For many, success at work means getting to the office early and leaving long after everyone gets home. Put in the hard work, the wisdom says, and people at the top will notice. Soon enough that corner office and fancy new car will be yours.
Recently though, a new way of thinking has emerged. It posits that the above vision of success only leads to burnout and that if you’re going to be at the top of your game, you need regular periods of rest and recuperation.
This second way of thinking is why you now see nap pods in some offices and why some companies now have mandatory minimum leave.
At the forefront of this battle for more rest in the workplace have been a series of highly influential women. Here’s how they’re going about it.
Spreading the message
Perhaps the most high-profile woman currently crusading for more rest in the workplace is Huffington Post founder Arianna Huffington.
As far back as 2010, the publishing magnate was taking to conference stages, convincing people that rest is the key to success.
She even wrote a book on the subject, which went on to become a best-seller.
After leaving the publication that helped take blogging mainstream, Huffington decided to take this interest in rest and wellness to the next level.
In 2016, she founded Thrive Global, a wellness startup that includes an educational, app, and ecommerce offerings.
Huffington isn’t the only influential woman promoting more rest within, and outside of, the workplace.
For years now, Webby Awards founder and filmmaker Tiffany Shlain has argued that the greatest feature in any piece of technology is the off button.
Inspired by a National Day of Unplugging, she and her family started practising a weekly tech Shabbat (or Sabbath).
From sunset on Friday to sunset on Saturday, all devices in the house are turned off.
It’s something they found improved the quality of time they spent together.
“During our Tech Shabbats, time slows to a beautiful, preindustrial pace,” she writes in a 2013 piece in the Harvard Business Review. “We are able to engage in all those activities that seem to get pushed aside by the lure of the network”.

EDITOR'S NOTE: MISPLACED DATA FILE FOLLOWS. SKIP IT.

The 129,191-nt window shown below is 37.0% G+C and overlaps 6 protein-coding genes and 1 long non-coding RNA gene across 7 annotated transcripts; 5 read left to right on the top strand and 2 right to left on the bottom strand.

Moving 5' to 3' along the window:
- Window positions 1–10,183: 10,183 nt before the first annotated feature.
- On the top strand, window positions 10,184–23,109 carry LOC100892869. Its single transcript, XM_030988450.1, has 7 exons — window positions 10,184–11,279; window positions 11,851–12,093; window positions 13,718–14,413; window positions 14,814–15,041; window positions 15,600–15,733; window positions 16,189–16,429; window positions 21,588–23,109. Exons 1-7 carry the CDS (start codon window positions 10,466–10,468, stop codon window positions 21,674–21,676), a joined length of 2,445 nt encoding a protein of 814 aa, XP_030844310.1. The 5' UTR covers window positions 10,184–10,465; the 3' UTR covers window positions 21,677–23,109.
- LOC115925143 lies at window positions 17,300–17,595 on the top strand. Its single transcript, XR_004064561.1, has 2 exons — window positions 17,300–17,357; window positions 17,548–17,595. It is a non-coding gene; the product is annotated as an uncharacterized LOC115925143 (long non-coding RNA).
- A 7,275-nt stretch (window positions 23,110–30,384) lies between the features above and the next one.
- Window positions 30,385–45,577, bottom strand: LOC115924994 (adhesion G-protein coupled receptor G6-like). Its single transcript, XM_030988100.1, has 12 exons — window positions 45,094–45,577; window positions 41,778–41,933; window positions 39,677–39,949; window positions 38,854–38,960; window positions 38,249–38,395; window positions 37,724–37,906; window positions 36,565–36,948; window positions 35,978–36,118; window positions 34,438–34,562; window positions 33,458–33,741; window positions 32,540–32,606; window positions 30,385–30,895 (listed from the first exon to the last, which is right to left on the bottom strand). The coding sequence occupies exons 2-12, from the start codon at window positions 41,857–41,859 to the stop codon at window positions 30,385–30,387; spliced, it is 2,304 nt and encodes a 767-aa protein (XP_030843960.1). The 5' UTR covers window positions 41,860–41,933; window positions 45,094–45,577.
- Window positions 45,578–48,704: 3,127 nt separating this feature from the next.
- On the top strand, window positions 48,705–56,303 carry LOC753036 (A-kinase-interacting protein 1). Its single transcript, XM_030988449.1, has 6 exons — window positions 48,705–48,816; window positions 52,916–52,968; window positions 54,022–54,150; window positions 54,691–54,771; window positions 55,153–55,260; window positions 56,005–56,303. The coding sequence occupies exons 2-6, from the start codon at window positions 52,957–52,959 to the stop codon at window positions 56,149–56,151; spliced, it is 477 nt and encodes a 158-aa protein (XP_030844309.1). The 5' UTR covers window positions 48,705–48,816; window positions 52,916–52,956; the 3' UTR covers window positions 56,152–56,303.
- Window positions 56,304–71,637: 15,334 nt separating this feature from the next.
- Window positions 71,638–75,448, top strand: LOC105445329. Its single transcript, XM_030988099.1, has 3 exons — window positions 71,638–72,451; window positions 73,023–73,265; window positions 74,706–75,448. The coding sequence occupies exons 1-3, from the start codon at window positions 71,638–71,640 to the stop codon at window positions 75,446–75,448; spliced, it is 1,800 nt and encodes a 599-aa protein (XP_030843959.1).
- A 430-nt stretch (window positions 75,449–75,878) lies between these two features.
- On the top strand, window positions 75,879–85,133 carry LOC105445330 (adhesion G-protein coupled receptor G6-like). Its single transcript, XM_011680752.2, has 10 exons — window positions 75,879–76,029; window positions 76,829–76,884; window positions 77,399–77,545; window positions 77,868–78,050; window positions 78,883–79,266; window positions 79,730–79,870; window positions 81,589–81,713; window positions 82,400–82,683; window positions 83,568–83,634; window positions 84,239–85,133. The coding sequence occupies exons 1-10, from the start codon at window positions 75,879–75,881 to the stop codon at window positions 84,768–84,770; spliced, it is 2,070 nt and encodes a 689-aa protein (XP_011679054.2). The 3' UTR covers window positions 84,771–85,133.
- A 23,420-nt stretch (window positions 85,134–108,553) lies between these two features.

Inspired by her own experiences, Shlain started urging others to follow suit.
Together with her husband Ken Gold, she even made a short film about how unplugging can be as much fun as connecting.
It makes sense too. After all, how can you be expected to really relax away from the office if you constantly have emails and slack messages coming to your phone?
All over the world, people are becoming more interested in workplace flexibility. Why, the thinking goes, should you have to stay in an office for 10 hours a day if you can do what you need to in six hours and spend the rest of the day bonding with your friends and family?
It’s an idea that’s especially appealing to women, who are still viewed as the primary caregivers in many societies.
Small wonder then that some of the most high-profile flexible work companies are run by women.
Take Werk for example. Founded on the principle that “flexibility is the future of feminism”, it connects people to flexible work opportunities. This, it says, allows people to pursue their careers and their lives with equal commitment, creating stronger communities and more productive companies.
Similar companies around the globe are trying to ensure that women don’t have to give up their careers when they become parents.
Perhaps the best-known example in the UAE is Mums@Work, which despite being founded by a man is run by an almost entirely female staff.
While the women we’ve mentioned in this article are doing amazing things, it’s important to remember than none of it would be possible without a groundswell of support behind them. Without ordinary women pushing for a more well-rested workplace, we probably wouldn’t have made a fraction of the advances we have.